Julie Roller, with dogs Earl and Daisy, has spent more than five years with Weimaraner Rescue of Texas. The non-profit organization started in 1997 and have rescued more than 2,600 weimaraners. (Photo by Rasy Ran)

Julie Roller, with dogs Daisy and Earl, has spent more than five years with Weimaraner Rescue of Texas. The nonprofit organization started in 1997 and have rescued more than 2,600 weimaraners. (Photo by Rasy Ran)

Earl was adopted through Weimaraner Rescue of Texas. (Photo by Rasy Ran)

Earl was adopted through Weimaraner Rescue of Texas. (Photo by Rasy Ran)

Weimaraners are a bold and beautiful bunch of dogs. Elegant and statuesque, the classic sporting dog was used by royalty in Germany to hunt big game like bear and boar. But in the wrong hands, it can quickly get out of control.

“If you’re a couch potato who doesn’t get out much, a weimaraner is not for you,” says Julie Roller, a volunteer dog trainer with the Weimaraner Rescue of Texas, and owner of her own “gray ghost,” as the dogs of sometimes known. “They are working dogs. They need a job. They can be very destructive when they don’t get that outlet.”

Unfortunately, many owners just see the adorable puppies and select the breed based on what it looks like, not how it acts. Without proper training and plenty of exercise, weimaraners can become an unruly handful, just like any other working dog. Ultimately, every year hundreds of weimaraners are surrendered by their family.

Although it’s networked through a series of volunteers all over the state, Weimaraner Rescue of Texas uses a Preston Hollow address on Northwest Highway as its base of operations. Every year the rescue adopts out about 125 dogs, providing a loving home and training for up to 40 at a time, who are housed with fosters spread out across Texas.

Weimaraners come to the rescue after being surrendered by their owners, rescued from other shelters or found on the street, and each has its own behavioral and health needs.

“Many come in with heartworm,” says Roller, adding that treatment costs $350 per dog.

Once medical needs are addressed, Roller is often called in to assess the dog’s behavior and come up with a training program suited to the animal’s needs. A dog that has separation anxiety is different from one who doesn’t listen to commands, and Roller advises the foster family on the best techniques to instilling positive behaviors.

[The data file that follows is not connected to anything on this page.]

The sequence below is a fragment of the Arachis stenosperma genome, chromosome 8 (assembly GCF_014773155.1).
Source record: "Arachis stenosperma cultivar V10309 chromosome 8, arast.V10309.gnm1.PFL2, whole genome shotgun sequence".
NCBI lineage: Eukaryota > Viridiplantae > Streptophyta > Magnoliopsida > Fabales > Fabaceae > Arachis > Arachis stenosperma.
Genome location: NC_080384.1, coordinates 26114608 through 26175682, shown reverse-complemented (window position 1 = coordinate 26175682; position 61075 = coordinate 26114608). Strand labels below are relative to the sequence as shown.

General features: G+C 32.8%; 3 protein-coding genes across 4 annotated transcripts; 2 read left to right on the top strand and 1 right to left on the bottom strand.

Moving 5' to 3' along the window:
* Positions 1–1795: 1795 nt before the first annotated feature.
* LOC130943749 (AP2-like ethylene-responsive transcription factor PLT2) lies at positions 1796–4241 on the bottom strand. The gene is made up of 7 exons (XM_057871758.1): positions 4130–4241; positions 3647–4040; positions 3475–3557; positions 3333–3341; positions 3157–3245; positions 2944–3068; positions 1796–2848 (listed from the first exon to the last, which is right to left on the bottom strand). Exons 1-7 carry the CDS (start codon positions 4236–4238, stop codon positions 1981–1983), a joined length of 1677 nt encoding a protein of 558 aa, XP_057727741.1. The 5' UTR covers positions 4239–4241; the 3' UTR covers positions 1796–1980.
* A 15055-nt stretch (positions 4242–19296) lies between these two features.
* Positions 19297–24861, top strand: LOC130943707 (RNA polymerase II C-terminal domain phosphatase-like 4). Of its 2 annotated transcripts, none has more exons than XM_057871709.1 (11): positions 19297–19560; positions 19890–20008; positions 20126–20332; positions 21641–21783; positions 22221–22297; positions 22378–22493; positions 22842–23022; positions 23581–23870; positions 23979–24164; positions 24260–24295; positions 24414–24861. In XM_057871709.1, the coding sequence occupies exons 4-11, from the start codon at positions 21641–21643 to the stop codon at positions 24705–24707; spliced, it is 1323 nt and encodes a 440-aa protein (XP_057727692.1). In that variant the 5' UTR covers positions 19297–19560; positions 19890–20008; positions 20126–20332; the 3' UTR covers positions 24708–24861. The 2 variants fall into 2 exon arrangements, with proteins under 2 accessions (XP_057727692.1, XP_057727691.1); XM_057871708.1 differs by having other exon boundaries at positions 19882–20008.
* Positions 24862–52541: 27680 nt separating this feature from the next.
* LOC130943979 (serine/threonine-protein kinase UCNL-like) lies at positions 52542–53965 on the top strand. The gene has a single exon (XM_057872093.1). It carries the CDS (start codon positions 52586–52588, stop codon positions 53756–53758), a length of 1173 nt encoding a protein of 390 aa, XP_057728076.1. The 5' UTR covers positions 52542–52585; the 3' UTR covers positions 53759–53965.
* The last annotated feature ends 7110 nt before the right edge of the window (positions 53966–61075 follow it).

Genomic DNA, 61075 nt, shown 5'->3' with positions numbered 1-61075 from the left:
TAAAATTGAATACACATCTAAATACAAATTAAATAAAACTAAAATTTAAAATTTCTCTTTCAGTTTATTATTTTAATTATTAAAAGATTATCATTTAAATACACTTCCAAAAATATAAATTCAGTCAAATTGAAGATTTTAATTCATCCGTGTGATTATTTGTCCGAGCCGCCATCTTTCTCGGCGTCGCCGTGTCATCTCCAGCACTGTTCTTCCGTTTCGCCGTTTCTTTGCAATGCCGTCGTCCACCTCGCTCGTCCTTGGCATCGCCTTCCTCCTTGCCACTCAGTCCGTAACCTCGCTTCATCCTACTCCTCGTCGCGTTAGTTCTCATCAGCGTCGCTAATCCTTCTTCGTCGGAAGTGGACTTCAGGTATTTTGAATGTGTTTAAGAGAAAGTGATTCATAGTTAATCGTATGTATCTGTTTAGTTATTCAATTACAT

“A lot of time they come in with some baggage,” she says. “We keep them until they’re ready to be adopted.”

Daisy, one of Julie’s weimaraners, was originally founded by and adopted through Weimaraner Rescue of Texas. (Photo by Rasy Ran)

Daisy, Julie Roller’s weimaraner, was originally her foster dog through Weimaraner Rescue of Texas. (Photo by Rasy Ran)

Usually the weimaraners remain in foster care three to six months, long enough for the family to really know the dog and be able to advise on the environment where it’s most likely to thrive.

“The foster gets to know the dog inside and out and can answer any question the adopter has,” Roller says.

It’s a big part of the reason the rescue doesn’t maintain a kennel, and only takes in dogs when they have a home in which to place them. They want to provide the dogs with the best possible chance at rehabilitation, and a family environment is critical toward that goal. Every so often, the shelter comes across and animal too aggressive to re-home, and then “we have to make the hard decisions,” Roller says.

“But usually, they get into a foster home and just blossom,” she says.

While the rescue keeps its overhead low by not operating a kennel, the medical care of hundreds of dogs is costly. The nonprofit is supported by donors and a series of fundraising events such as the Dallas Golf Tournament taking place Sept. 11 at Sky Creek Ranch Golf Club. Carrollton-based pet photographer Margaret Bryant also donates her time and talent toward producing a calendar of rescued weimaraners each year, which raises funds and showcases the good work of the shelter.

Roller’s own rescue, Daisy, came in pregnant with eight puppies, and stayed with her and husband, Brett, as a foster until all the puppies had found good homes — but not before they made the cover of the 2013 calendar. By then, the couple was too attached and couldn’t give Daisy up; she was their dog.

“That’s what we like to call a ‘foster failure,’ ” she laughs, although she wouldn’t have it any other way.

How to help Weimaraner Rescue of Texasweimrescuetexas.org
Give cold hard cash – the rescue is always in need of donations
Volunteer – assist at a fundraiser or help with clerical tasks
Foster – give a dog in need a loving temporary home

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